v. mus·tered, mus·ter·ing, mus·ters
1. To call (troops) together, as for inspection.
2. To cause to come together; gather: Bring all the volunteers you can muster.
3. To bring into existence or readiness; summon up: mustering up her strength for the ordeal. See Synonyms at call.
To assemble or gather: mustering for inspection.
a. A gathering, especially of troops, for service, inspection, review, or roll call.
b. The persons assembled for such a gathering.
2. A muster roll.
3. A gathering or collection: a muster of business leaders at a luncheon.
4. A flock of peacocks.
To enlist or be enlisted in military service: She mustered in at the age of 18.
To discharge or be discharged from military service: He was mustered out when the war ended.
To be judged as acceptable.
[Middle English mustren, from Old French moustrer, from Latin mōnstrāre, to show, from mōnstrum, sign, portent, from monēre, to warn; see men-1 in the Appendix of Indo-European roots.]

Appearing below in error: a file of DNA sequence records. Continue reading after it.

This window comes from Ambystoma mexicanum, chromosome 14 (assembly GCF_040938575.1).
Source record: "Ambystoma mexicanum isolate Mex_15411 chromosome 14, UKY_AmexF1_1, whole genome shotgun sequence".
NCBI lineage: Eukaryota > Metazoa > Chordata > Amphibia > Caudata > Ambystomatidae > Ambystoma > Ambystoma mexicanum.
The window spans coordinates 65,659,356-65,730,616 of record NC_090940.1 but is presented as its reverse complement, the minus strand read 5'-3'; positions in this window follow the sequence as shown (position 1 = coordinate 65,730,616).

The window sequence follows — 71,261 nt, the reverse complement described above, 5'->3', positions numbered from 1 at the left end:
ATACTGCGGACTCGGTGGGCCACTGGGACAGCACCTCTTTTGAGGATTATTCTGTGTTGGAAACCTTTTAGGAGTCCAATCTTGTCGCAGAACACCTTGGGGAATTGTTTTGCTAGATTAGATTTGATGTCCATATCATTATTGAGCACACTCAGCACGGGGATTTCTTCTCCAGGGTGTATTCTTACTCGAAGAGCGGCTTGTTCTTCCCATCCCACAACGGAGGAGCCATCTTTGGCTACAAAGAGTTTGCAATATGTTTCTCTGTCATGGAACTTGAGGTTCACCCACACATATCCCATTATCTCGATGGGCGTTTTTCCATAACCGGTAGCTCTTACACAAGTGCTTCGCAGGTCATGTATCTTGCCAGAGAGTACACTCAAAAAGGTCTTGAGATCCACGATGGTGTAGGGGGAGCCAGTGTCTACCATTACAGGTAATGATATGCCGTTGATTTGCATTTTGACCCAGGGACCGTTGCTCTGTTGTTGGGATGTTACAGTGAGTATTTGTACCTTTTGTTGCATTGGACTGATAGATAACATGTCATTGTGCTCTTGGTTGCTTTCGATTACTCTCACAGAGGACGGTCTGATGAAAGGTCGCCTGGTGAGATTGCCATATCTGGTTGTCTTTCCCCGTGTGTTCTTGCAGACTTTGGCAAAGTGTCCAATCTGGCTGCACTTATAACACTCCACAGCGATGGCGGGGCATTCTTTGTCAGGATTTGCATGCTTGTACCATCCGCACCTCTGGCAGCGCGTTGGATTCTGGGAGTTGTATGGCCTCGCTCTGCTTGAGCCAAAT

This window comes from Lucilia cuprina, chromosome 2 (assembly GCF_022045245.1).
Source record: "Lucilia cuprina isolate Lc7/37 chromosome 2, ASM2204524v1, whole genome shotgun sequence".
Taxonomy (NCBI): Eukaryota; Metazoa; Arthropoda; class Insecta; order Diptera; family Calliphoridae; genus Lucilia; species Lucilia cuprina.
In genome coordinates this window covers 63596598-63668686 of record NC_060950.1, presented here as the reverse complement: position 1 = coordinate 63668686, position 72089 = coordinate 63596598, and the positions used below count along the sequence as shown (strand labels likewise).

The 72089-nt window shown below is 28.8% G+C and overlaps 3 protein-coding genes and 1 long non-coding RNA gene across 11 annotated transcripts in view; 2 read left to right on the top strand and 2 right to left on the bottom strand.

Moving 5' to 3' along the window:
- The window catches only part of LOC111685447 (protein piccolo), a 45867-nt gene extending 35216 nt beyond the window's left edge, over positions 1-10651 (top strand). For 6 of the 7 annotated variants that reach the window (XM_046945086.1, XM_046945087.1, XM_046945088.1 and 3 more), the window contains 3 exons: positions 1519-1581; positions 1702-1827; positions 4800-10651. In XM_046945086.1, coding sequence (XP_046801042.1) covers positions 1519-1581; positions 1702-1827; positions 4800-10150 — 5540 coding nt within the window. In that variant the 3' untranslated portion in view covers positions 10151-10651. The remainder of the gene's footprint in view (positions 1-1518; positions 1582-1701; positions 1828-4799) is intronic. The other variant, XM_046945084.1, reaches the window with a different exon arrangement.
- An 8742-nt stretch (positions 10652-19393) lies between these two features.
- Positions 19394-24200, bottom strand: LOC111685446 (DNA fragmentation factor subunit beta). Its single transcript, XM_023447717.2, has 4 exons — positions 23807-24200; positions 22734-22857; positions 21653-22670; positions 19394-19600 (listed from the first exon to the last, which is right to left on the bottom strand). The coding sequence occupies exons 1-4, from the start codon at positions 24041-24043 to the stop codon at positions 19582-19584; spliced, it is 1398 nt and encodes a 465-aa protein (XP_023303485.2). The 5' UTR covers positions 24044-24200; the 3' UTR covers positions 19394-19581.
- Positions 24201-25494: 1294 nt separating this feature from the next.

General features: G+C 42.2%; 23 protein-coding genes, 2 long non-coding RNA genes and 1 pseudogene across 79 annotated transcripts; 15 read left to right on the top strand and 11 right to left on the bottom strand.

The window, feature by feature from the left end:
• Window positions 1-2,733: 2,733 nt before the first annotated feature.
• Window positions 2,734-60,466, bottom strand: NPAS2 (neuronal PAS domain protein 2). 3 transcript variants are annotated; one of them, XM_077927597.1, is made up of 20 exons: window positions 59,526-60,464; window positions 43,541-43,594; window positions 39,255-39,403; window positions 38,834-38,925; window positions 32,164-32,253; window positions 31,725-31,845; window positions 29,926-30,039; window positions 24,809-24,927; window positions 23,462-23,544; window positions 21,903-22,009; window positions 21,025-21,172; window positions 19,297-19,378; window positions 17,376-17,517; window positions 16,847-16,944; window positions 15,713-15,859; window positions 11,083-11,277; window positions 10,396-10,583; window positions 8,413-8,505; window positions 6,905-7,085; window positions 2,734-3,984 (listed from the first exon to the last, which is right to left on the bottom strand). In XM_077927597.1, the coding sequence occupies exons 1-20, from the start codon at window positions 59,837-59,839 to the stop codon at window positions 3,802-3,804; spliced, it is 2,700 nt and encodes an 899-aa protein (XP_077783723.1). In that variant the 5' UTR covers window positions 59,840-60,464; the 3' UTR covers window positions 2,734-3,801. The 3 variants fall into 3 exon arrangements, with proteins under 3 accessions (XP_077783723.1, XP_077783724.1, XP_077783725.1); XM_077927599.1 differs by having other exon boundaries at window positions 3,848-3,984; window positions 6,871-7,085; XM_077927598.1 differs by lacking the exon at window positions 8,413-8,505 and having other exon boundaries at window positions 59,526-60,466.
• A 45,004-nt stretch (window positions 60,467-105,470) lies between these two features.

The American Heritage® Dictionary of the English Language, Fifth Edition copyright ©2018 by Houghton Mifflin Harcourt Publishing Company. All rights reserved.
Indo-European & Semitic Roots Appendices
Thousands of entries in the dictionary include etymologies that trace their origins back to reconstructed proto-languages. You can obtain more information about these forms in our online appendices:
The Indo-European appendix covers nearly half of the Indo-European roots that have left their mark on English words. A more complete treatment of Indo-European roots and the English words derived from them is available in our Dictionary of Indo-European Roots.